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Sunday, April 30, 2017

Listening with Eyes

The popularity of communication being the lynchpin for a successful project is very well known. In one of the conferences I had attended, I even heard the speaker say that project success is 80% communication and the other half is communication. People have classified communication by priority, the medium used, accessibility, etc. Communication plans therefore also required to be formal, clear, concise, comprehensive, accessible, and stakeholder-committed. But, one of the most critical aspects of any communication is in listening!

Again, the concepts of active listening have been around for a long time. The four critical steps of hearing, clarifying, interpreting and responding to active listening have been reasonably understood by project management community. During all these sessions, people focus on hearing the person putting aside their opinions and bias and understanding what the speaker says. All these sound great but true active listening goes further beyond what is physically heard by the ears. One should go beyond the words spoken and unearth what is left unsaid. How can you accomplish? This is done by listening with eyes and senses.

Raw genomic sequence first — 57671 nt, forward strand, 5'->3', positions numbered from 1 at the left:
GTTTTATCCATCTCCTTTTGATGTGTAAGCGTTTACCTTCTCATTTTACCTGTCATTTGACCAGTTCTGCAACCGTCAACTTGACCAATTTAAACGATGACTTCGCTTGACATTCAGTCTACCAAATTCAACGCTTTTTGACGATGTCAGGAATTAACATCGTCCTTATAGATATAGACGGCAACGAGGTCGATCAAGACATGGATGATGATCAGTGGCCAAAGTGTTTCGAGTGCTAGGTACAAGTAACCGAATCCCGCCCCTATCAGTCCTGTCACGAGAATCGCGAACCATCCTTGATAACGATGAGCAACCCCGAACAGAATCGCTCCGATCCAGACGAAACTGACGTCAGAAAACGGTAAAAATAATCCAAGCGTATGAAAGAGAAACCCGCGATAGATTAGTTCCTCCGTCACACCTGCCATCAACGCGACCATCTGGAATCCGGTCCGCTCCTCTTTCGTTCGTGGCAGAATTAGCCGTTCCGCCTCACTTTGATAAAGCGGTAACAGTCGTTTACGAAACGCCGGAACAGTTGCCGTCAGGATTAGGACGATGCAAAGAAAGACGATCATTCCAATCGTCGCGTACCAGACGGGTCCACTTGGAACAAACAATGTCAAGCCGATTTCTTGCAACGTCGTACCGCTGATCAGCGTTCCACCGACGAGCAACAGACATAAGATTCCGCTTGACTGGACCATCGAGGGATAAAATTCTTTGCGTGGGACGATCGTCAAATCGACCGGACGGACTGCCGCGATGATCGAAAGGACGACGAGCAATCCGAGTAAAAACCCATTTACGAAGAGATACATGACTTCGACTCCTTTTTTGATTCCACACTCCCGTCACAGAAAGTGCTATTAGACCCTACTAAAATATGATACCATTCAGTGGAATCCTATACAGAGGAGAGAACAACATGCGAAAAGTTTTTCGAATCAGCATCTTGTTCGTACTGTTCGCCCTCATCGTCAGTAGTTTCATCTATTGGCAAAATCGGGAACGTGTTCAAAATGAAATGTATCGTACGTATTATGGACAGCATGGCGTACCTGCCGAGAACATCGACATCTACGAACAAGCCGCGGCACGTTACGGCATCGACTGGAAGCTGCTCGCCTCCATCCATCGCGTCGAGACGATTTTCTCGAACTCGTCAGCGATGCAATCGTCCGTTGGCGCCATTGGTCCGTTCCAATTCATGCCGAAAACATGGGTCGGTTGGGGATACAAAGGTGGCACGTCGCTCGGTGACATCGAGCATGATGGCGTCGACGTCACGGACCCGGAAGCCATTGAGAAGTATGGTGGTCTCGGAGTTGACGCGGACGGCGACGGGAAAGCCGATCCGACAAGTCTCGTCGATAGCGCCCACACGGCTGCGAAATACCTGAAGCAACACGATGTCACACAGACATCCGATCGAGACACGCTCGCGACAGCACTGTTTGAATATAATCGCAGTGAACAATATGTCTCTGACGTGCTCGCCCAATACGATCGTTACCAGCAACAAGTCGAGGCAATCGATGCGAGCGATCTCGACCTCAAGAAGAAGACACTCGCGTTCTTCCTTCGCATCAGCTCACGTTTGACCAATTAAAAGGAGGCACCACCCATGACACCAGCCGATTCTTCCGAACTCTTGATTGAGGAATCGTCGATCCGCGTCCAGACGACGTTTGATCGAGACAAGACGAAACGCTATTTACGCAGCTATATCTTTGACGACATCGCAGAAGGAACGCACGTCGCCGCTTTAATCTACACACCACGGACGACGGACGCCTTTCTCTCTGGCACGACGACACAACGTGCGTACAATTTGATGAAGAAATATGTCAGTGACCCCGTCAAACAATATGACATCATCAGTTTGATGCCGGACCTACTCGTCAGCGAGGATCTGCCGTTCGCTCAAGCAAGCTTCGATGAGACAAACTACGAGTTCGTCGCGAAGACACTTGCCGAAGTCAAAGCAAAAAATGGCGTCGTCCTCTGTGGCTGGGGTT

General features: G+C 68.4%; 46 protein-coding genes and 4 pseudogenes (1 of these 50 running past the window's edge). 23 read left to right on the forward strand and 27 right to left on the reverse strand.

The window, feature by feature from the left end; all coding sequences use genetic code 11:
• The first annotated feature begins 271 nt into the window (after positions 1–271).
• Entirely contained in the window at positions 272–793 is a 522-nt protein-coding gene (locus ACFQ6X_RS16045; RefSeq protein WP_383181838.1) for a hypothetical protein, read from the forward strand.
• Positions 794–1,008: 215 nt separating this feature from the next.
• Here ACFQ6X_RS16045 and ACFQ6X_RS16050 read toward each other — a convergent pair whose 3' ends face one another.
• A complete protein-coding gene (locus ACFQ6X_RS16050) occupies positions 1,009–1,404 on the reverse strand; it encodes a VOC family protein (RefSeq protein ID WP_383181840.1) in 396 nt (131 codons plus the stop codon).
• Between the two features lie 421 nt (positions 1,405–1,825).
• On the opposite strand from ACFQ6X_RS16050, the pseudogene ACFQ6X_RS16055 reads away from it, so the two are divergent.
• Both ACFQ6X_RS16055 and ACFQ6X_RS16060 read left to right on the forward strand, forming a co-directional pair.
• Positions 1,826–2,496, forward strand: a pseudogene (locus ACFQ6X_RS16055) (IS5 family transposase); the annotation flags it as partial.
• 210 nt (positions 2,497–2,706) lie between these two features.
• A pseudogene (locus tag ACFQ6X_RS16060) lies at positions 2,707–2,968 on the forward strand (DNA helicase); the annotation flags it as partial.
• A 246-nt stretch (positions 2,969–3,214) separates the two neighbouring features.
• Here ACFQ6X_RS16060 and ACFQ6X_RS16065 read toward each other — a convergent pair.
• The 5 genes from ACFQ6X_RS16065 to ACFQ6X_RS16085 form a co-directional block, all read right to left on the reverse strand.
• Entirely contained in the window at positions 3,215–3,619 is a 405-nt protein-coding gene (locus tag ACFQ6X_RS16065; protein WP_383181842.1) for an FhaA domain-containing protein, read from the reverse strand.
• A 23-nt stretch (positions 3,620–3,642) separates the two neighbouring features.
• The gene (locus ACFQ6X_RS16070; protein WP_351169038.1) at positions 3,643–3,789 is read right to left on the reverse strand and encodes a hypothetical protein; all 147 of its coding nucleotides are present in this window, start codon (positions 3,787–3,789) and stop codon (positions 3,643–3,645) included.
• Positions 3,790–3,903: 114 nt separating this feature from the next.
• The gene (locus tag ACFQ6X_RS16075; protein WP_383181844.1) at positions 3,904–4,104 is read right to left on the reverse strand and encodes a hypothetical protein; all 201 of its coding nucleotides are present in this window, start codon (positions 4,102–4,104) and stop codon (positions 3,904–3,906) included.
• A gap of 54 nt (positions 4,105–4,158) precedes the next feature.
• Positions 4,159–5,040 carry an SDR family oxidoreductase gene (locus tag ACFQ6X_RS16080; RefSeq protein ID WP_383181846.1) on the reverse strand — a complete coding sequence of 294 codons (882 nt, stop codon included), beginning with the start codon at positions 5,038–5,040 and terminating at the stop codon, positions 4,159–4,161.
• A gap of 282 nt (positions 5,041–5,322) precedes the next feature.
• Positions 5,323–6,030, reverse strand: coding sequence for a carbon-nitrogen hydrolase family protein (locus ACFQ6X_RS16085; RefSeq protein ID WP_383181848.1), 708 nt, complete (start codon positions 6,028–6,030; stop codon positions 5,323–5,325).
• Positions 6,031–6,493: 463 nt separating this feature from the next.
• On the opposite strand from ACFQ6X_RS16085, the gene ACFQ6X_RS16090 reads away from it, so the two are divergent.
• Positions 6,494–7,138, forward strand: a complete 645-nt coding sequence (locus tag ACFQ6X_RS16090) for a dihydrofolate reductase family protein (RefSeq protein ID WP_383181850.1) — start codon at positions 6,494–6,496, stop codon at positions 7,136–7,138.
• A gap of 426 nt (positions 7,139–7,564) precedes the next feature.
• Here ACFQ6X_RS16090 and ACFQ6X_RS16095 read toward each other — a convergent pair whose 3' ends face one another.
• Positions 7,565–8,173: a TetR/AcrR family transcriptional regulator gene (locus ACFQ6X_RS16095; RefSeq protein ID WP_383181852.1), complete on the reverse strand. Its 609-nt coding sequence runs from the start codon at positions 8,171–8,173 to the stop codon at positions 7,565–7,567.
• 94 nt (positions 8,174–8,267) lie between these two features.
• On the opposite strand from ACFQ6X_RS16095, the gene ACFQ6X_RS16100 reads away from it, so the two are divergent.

When you are listening with eyes, you are not hearing what the person says but watching how the person says. The moments of pause and silence can emphasize the severity of the message while the rolling of eyes and other body gestures may provide indications of ambiguity, resilience, discomfort, etc. Frequent use of checking phones, lack of eye contact, and change of topics are also things to monitor as listening with eyes extend practicing actively non-verbal communication to a different level getting deeper. All these approaches also have to factor along with the geographical cultural components so that your clarifying questions and interpretations are not misleading.

Listening with eyes can also be practiced in written communication where the use of color in fonts, emphasis using bold, use of upper case letters, balanced use of emoticons to soften the message, use of proper white space to give breathing room for the reader, etc. There is a reason why there is a saying "read between the lines" exists.  Practice these communication approaches even when people are not talking to you such as in osmotic communication.

So, don't just focus on creating status reports and publishing emails. Factor as part of your management style "listening with eyes" actively. A good communicator is not always the good writer but the good listener.

Please respond with your thoughts.

1 comment:

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